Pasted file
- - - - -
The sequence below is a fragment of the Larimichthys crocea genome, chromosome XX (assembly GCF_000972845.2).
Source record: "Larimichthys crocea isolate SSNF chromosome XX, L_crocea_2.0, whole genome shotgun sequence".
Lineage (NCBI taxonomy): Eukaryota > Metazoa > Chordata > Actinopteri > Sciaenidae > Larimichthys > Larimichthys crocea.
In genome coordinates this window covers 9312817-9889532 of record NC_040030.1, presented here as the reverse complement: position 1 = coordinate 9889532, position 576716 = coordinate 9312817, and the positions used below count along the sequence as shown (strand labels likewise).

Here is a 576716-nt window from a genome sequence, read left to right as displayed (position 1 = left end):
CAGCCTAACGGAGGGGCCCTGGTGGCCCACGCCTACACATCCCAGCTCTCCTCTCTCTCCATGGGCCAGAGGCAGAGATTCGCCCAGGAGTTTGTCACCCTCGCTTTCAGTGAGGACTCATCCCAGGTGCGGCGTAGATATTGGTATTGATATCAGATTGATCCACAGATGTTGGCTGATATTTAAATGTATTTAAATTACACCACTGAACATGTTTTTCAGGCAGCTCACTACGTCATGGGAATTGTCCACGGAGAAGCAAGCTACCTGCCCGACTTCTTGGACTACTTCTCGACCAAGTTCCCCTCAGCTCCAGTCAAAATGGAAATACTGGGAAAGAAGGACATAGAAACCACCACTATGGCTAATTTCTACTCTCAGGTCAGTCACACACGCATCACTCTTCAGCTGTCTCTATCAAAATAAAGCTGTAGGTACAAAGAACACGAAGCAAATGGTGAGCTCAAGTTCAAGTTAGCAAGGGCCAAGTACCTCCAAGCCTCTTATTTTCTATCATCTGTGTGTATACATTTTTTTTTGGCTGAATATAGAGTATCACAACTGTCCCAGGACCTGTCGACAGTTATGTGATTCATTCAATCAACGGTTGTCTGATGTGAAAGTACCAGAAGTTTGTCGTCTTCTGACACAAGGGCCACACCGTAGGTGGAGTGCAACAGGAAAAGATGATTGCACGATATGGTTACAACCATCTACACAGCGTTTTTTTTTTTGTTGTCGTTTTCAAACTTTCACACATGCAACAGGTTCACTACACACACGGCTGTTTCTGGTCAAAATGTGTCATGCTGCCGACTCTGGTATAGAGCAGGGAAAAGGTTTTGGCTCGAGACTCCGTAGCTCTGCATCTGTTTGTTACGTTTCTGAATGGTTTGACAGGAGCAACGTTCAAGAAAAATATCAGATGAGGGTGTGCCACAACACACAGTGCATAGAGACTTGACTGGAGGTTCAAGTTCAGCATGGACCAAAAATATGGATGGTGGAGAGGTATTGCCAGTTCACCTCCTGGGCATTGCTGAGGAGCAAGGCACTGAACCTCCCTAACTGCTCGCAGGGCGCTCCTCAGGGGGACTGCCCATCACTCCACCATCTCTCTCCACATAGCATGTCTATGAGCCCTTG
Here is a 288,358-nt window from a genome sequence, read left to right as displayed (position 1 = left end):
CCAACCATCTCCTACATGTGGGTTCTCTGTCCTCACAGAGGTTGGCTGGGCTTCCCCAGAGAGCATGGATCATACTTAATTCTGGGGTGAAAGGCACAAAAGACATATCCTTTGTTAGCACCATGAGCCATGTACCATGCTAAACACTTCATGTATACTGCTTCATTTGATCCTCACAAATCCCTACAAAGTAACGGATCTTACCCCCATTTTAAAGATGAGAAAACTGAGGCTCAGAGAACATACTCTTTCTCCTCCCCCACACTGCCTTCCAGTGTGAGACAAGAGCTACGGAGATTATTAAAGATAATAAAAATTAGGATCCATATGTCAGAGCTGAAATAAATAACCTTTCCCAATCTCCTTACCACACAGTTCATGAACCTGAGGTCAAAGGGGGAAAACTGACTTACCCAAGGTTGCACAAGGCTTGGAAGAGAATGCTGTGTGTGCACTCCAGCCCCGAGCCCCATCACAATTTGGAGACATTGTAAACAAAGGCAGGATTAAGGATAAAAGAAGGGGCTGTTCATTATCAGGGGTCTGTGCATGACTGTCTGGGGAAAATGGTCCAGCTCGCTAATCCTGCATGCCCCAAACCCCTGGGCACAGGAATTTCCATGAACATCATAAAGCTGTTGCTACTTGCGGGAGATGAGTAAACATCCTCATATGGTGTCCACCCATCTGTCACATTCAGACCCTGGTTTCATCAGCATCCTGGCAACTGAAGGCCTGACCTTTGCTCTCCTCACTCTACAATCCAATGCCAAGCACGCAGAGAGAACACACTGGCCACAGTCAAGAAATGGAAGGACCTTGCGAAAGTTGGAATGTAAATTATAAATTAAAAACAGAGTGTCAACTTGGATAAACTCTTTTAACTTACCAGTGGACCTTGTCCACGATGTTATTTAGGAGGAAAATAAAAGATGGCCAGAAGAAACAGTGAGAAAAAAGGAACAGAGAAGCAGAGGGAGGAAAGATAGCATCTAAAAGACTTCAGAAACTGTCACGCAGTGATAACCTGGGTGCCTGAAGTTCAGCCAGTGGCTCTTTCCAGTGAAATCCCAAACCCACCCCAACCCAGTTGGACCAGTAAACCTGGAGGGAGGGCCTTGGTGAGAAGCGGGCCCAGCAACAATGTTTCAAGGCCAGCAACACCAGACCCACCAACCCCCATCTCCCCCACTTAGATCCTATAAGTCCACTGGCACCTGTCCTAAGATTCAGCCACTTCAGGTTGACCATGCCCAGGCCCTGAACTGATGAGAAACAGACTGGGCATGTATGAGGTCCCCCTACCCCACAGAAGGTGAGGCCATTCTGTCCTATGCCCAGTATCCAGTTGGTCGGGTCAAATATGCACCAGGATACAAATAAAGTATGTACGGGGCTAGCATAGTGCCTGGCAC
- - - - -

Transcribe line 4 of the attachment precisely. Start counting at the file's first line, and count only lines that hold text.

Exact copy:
In genome coordinates this window covers 9312817-9889532 of record NC_040030.1, presented here as the reverse complement: position 1 = coordinate 9889532, position 576716 = coordinate 9312817, and the positions used below count along the sequence as shown (strand labels likewise).